Minnesota Takes on the TicketMonster

Minnesota’s legislature donned armor, grabbed a sword, and rode off to slay the TicketMonster that’s terrorizing Minnesota fans.  Voting in favor of SF425, Minnesota House and Senate Committees said Minnesota fans shouldn’t be oppressed by TicketMaster’s electronic ticket policScreen-captureies.

 

The bill would make it “unlawful for a ticket issuer to prohibit or restrict the resale . . . of an event ticket by a lawful possessor of the ticket.”

 

As we discussed before, TicketMaster wants to control the transfer of sports and concert tickets.  TicketMaster’s electronic tickets bind a ticket to the person who bought it and only allow transfer after paying TicketMaster yet another “convenience fee.”

 

Sen. Chris Gerlach, chairman of the Minnesota Senate Commerce and Consumer Protection Committee, said it best at yesterday’s hearing:

 

“I believe the owner of a ticket has a property right interest, and if they want to give or sell that ticket to somebody else, unfettered, . . . then that should be allowed and should not be aced out by restrictions.”

New York passed similar consumer protecting legislation last year.  Back then, TicketMaster warned that allowing consumers to freely transfer and resell tickets would harm performers.  But New York’s concerts and shows go on.  Connecticut is now considering similar legislation to protect its citizens’ rights to resell tickets.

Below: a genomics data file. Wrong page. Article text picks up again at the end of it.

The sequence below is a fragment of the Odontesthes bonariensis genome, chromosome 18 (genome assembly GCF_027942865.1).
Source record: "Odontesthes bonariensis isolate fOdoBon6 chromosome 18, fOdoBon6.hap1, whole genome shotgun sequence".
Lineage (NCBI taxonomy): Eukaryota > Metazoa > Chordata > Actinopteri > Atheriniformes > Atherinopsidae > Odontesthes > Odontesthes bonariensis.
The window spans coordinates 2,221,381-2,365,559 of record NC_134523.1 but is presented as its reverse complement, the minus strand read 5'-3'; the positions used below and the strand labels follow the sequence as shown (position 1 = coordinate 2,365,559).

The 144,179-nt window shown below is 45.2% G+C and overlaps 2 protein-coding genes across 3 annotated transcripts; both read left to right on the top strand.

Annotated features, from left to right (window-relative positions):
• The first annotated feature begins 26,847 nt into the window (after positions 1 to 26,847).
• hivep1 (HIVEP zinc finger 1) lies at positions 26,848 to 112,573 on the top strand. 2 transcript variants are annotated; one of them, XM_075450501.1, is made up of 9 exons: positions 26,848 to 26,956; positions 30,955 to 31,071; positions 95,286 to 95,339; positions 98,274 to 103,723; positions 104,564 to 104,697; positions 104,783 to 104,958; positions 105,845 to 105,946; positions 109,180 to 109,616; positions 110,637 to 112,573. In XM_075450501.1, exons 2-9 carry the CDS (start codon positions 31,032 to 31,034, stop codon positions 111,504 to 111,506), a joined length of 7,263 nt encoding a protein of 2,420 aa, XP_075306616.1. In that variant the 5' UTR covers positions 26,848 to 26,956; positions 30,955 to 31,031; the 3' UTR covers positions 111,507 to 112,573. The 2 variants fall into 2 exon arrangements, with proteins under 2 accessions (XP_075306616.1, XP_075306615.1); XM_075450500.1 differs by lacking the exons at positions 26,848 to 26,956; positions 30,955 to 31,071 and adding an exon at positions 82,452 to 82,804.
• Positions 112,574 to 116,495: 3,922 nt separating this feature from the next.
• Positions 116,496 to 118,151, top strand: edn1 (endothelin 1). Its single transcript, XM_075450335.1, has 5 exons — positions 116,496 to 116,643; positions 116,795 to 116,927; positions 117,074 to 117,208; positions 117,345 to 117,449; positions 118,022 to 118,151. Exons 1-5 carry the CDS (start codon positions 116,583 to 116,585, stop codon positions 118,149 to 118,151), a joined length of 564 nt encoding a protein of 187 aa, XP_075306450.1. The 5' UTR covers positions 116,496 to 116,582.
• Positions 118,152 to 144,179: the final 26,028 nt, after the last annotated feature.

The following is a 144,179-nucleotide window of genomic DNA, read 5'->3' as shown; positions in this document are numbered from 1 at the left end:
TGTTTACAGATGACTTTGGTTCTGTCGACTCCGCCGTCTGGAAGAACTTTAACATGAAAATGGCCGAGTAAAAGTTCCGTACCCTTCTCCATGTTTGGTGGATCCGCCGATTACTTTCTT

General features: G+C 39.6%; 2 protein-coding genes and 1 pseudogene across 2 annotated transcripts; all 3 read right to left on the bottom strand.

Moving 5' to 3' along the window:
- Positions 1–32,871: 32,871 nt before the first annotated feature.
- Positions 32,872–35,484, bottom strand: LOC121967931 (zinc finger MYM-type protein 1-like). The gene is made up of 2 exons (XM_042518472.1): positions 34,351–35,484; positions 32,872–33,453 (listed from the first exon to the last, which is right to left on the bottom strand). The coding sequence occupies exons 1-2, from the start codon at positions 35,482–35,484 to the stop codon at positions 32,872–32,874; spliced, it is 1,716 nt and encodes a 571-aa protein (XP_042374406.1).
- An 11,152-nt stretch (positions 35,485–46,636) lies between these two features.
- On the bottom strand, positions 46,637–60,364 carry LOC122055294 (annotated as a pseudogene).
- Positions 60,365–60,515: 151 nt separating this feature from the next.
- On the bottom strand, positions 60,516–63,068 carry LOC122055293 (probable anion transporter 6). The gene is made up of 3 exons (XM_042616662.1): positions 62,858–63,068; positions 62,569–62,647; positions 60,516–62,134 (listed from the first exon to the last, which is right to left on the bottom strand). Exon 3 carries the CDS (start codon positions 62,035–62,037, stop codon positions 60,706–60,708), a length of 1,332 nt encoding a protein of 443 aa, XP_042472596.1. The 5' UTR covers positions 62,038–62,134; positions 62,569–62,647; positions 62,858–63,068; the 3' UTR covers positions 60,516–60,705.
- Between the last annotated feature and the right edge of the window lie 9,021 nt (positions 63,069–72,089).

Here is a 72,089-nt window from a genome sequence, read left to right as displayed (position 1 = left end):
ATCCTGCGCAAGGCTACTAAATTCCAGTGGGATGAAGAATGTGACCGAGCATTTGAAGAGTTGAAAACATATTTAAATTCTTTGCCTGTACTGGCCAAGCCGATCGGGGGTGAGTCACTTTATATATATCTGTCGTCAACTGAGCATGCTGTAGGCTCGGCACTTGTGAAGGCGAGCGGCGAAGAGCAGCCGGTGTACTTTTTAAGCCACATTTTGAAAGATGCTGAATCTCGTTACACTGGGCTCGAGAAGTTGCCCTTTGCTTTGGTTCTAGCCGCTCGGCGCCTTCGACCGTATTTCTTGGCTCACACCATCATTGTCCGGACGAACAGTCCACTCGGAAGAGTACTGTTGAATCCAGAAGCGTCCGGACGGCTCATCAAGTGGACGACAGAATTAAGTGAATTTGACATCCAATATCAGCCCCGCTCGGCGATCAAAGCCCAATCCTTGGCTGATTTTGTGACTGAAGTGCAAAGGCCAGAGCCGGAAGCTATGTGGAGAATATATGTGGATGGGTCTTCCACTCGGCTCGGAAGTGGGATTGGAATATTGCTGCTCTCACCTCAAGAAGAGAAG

So, why does TicketMaster want to control the transfer and resale of tickets?  TicketMaster claims it wants to protect consumers from high ticket prices.

 

But if TicketMaster really wanted to save consumers money, it could cut those outrageous “convenience fees” it charges for transferring tickets.  TicketMaster doesn’t want to protect consumers.  They want consumers to unnecessarily buy extra tickets and pay TicketMaster every time a ticket is gifted or resold.  It’s not so much about consumer protection, but more about competition prevention!

 

Rather than appease TicketMaster by paying ever increasing “convenience fees,” let’s follow Minnesota’s lead and ride-off to slay this TicketMonster.  You can help by joining the fight at FanFreedom.org.

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